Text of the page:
Tor.com content by

Anne M. Pillsworth

Fiction and Excerpts [3]
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Fiction and Excerpts [3]

Fathomless

, || Sean Wyndham has tried to stay away from the lure of magic—the last time he tried to dabble in the dark studies, he inadvertently summoned a blood familiar, wreaking havoc on his town, and calling the attention of the Elder Gods. But now Sean has been offered the chance to study magic with a proper teacher...

Summoned (Excerpt)

, || While browsing in a rare book store in Arkham, Sean finds an occult book with an ad seeking an apprentice sorcerer, from a newspaper dated March 21, 1895. Even more intriguing, the ad specifically requests applicants reply by email. Sean's always been interested in magic, particularly the Lovecraftian dark mythology. Against his best friend Edna's advice, he decides to answer the ad, figuring it's a clever hoax, but hoping that it won't be. The advertiser, Reverend Redemption Orne, claims to be a master of the occult born more than 300 years ago. To prove his legitimacy, Orne gives Sean instructions to summon a harmless but useful familiar—but Sean's ceremony takes a dark turn, and he instead accidentally beckons a bloodthirsty servant to the Cthulhu Mythos god Nyarlathotep. The ritual is preemptively broken, and now Sean must find and bind the servitor, before it grows too strong to contain. But strange things are already happening in the town of Arkham...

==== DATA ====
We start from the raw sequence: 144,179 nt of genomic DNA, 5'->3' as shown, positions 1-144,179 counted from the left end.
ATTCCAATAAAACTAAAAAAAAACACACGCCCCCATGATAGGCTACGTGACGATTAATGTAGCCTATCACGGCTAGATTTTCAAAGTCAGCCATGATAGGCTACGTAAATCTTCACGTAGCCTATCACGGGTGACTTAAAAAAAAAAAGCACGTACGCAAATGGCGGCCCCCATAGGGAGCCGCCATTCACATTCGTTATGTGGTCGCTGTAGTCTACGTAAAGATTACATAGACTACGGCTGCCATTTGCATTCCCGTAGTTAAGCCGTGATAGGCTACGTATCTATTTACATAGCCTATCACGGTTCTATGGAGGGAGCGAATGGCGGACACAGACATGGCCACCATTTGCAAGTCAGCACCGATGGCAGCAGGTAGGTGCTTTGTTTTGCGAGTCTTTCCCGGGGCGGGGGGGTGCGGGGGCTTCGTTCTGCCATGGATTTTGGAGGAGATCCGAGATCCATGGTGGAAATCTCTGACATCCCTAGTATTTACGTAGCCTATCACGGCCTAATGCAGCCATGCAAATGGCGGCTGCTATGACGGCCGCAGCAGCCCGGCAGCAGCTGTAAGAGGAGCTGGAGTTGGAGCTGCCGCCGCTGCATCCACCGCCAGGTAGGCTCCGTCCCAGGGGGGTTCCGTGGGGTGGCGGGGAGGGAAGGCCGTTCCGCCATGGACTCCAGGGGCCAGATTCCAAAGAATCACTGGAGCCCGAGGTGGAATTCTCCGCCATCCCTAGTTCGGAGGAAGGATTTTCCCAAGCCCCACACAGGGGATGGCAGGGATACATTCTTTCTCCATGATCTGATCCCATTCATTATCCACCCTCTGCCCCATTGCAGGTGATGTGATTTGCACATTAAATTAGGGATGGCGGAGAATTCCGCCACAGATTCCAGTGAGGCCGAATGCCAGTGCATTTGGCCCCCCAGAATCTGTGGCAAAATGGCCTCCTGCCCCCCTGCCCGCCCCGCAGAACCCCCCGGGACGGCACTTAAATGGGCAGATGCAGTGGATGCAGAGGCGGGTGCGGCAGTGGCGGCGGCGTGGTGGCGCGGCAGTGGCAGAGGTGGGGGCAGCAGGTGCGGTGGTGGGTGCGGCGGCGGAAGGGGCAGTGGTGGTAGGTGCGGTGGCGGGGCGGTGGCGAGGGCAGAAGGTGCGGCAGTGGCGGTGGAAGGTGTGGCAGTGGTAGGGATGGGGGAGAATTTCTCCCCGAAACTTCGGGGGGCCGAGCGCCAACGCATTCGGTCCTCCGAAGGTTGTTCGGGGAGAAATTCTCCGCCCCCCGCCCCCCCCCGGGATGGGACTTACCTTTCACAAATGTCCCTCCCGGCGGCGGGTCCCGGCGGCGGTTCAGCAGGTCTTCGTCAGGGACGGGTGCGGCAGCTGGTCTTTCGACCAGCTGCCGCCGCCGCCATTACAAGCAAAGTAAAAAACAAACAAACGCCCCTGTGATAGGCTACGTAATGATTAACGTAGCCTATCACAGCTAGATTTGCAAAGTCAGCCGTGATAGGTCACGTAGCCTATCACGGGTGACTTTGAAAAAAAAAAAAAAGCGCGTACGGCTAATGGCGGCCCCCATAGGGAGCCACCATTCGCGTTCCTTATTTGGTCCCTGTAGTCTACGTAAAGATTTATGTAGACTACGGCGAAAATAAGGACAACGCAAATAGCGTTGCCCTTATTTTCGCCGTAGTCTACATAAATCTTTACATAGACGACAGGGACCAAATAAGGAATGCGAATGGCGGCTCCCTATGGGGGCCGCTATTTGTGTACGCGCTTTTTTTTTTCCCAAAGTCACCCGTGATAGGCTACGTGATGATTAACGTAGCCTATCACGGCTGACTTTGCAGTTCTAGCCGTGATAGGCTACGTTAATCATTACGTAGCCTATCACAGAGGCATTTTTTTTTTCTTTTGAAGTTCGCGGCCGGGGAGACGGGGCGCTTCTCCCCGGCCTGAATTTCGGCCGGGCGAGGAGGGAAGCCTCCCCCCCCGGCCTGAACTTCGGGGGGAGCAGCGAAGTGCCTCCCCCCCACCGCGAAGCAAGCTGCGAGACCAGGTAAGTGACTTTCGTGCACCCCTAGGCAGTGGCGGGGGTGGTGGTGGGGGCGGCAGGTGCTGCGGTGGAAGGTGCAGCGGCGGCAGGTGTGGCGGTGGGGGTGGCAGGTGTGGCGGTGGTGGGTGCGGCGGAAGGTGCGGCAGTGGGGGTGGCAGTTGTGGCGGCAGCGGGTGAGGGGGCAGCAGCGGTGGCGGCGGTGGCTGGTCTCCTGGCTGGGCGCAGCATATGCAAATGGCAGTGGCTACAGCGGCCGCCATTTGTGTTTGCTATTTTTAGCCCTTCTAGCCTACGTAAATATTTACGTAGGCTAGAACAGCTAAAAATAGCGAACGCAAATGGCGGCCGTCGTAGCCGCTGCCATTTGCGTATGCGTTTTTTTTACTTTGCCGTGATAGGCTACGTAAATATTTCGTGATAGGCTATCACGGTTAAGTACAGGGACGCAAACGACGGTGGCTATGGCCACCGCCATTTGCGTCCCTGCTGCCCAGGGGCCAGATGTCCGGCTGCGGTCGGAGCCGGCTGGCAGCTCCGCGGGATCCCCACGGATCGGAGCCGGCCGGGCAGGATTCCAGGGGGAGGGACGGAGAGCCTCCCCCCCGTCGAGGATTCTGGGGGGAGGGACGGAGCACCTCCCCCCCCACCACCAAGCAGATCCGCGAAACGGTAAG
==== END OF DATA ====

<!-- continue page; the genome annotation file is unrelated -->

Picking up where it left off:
Rules for Healthy Relationships (with Deep Ones): Shibata Yoshiki’s “Love for Who Speaks”

Welcome back to the Lovecraft reread, in which two modern Mythos writers get girl cooties all over old Howard’s sandbox, from those who inspired him to those who were inspired in turn.

This week, we’re reading Shibata Yoshiki’s “Love for Who Speaks,” translated into English by Stephen A. Carter. This version is first published in Asamatsu Ken’s 2002 Night Voices, Night Journeys anthology; we haven’t been able to find publication information for the original Japanese version. Spoilers ahead.

[Read more]

Series: The Lovecraft Reread

Fear Not! Or Maybe Fear After All: Christopher Golden and James A. Moore’s “In Their Presence”

Welcome back to the Lovecraft reread, in which two modern Mythos writers get girl cooties all over old Howard’s sandbox, from those who inspired him to those who were inspired in turn.